The ILP will lead a post-leadership election discussion on Labour’s future at the Rose Bowl in Leeds on Saturday 15 October. Put the date in your diary.
IAN BULLOCK’s recurring nightmare is that the Labour Party will end up like the ILP at the end of the 1930s – with a leader who could do no wrong in the eyes of an adoring membership, but with little or no political influence, let alone power. ‘At least Jimmy Maxton was a brilliant orator!’
In the leadership election last year I voted for Yvette Cooper, but I gave Jeremy Corbyn credit for giving the Labour Party a very necessary ‘wake-up call’. In fact, once I was sure he was going to win easily I voted for him as my second choice.
The ILP has launched a new pamphlet based on its Unbalanced Britain seminar on the housing crisis held in Leeds in March this year.
HARRY BARNES calls for the Labour’s leadership candidates to stand by the party’s current policies as decided by party conference, and by future conferences.
The Labour leadership candidates should be pushed to come to an agreement to stand by party policies as these have been (and will come to be) agreed by Labour Party conference. This does not unreasonably bind them. They should still be free to suggest changes to policies they would like to seek at future conferences while sticking by what has been established in the meantime.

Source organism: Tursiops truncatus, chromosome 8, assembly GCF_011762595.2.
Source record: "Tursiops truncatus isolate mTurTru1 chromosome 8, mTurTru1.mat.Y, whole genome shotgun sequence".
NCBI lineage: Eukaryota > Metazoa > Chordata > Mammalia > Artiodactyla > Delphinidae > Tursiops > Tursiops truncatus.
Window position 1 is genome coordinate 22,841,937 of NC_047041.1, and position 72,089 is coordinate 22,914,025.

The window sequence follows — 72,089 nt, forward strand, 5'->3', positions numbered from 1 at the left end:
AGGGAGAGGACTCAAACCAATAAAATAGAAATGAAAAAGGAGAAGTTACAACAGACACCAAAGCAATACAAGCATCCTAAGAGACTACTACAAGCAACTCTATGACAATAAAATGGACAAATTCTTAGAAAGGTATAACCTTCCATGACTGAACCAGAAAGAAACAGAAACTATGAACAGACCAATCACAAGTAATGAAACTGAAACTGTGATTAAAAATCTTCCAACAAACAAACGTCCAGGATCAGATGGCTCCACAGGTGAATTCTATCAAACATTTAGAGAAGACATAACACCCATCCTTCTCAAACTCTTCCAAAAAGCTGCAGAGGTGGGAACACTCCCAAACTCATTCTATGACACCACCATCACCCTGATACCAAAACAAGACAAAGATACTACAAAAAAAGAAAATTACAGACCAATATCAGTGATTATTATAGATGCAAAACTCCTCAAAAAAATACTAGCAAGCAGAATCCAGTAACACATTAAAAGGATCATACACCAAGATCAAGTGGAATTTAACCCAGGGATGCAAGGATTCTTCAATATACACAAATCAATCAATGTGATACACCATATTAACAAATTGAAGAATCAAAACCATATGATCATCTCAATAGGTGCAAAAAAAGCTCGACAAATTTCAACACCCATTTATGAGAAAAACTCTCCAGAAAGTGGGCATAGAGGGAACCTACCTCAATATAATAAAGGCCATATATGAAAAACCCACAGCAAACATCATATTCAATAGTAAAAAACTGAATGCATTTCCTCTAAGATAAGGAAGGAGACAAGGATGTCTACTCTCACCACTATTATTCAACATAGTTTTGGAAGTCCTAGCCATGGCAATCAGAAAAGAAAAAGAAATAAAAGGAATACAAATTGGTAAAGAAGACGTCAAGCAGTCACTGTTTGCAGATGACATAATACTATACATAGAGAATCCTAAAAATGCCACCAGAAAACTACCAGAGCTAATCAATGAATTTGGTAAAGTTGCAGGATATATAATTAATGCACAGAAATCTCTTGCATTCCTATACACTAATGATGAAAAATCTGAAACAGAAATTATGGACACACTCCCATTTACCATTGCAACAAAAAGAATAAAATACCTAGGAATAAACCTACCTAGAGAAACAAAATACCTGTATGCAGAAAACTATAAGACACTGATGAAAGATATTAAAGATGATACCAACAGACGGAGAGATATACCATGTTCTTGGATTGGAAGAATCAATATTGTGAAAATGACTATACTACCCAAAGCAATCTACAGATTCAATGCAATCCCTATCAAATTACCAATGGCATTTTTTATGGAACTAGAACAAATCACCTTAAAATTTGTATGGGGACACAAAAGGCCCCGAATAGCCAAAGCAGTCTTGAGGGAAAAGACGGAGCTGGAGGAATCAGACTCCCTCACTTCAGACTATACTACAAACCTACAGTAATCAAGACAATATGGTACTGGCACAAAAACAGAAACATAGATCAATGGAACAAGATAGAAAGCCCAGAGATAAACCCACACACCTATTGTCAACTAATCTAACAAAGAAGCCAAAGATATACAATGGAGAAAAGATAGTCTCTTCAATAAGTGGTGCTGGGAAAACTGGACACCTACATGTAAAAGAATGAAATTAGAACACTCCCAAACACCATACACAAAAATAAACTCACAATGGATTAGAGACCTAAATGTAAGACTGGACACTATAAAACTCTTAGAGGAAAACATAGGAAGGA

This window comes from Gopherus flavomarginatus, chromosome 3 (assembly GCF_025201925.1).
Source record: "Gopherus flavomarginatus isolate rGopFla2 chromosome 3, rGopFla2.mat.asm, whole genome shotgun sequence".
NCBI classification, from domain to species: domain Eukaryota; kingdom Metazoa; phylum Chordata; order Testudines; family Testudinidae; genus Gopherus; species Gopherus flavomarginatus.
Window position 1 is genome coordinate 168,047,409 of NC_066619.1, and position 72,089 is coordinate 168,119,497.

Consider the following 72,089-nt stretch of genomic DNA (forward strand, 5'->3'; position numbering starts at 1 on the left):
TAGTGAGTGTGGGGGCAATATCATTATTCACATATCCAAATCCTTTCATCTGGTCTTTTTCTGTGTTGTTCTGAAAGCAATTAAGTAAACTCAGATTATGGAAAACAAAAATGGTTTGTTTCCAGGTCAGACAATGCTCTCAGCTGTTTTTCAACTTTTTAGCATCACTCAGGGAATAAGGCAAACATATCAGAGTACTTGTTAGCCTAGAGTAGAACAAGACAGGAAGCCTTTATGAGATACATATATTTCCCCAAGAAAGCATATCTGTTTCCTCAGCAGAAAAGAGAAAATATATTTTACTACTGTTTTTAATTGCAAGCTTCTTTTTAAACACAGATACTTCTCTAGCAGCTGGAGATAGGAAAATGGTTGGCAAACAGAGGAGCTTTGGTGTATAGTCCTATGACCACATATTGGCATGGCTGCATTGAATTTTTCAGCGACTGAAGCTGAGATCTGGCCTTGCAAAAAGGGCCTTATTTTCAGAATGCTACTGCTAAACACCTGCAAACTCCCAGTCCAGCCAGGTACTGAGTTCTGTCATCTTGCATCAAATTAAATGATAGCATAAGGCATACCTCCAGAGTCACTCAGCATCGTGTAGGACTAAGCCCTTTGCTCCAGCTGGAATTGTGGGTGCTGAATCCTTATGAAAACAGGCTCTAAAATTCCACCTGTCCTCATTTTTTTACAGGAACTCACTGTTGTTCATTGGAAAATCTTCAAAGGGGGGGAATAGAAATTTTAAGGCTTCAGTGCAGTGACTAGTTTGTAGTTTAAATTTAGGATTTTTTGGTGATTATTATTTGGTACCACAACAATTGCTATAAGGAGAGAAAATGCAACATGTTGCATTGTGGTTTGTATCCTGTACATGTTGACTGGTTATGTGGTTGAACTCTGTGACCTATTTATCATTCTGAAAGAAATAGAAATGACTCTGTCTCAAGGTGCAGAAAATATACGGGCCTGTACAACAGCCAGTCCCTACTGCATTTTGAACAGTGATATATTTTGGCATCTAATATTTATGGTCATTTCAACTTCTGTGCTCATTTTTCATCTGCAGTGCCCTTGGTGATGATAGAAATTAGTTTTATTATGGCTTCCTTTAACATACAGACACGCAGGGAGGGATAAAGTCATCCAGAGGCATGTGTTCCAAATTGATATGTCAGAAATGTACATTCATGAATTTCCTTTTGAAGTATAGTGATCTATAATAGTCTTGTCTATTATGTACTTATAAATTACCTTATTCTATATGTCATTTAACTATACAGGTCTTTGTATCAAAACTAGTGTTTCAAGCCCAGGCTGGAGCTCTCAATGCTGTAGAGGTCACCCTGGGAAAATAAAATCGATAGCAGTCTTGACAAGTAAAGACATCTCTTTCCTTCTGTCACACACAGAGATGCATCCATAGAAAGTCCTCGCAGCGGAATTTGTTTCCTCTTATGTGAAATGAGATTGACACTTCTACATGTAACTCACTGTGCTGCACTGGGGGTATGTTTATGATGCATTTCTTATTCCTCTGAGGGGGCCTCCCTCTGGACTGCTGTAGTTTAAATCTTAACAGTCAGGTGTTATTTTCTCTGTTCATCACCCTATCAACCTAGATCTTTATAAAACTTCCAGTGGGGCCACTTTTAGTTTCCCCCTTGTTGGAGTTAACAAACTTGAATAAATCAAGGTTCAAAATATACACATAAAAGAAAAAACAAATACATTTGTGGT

The battles and achievements of working-class women in the drive to achieve a fairer and more balanced society will be celebrated in a one-day conference at the Working Class Movement Library on Saturday 17 September.
The Labour left today could do with a few members like Ada Salter, the quietly-spoken, peace-loving ILPer whose pioneering work transformed south-east London in the early decades of the 20th century. MATTHEW BROWN attended the first Ada Salter Day.
There have been many reasons in recent weeks to yearn for a different kind of left, and a different kind of Labour Party. The inaugural Ada Salter Day provided yet more cause to reflect on what a committed, campaigning, credible and radically-minded Labour movement can achieve, at its best, and how much is now under threat from its current sad state and potential demise.
DAVE BERRY discusses his experiences of the referendum campaign and calls for left-wing reform of the European Union.
The referendum has been a painful experience for me and, like many others, I feel disconnected from politics. As an ex-shop steward and councillor I really miss being the representative of people rather than just an individual voice, and I have tried to have conversations with working people without being judgmental.
“What has happened is that the protests against globalisation, capital and free markets by the disadvantaged has been captured by the right, in the absence of effective resistance from the left.” So writes Mike Rustin in one of the more coherent analyses of Britain’s vote to leave the European Union on 23 June.
The Labour Party is in mortal danger and the post-referendum crisis that now engulfs it genuinely threatens its very existence as a viable force in British politics.
“I am truly worried about our country. We are living in dangerous times.” So says Nick Lowles of Hope not Hate as reports arrive of a rise in racist and xenophic attacks across the country in the wake of last Thursday’s Brexit vote.
“The decision to leave the EU has been quickly followed by a wave of racist and xenophobic attacks against Eastern Europeans and others across the country,” writes Lowles in his latest plea to members.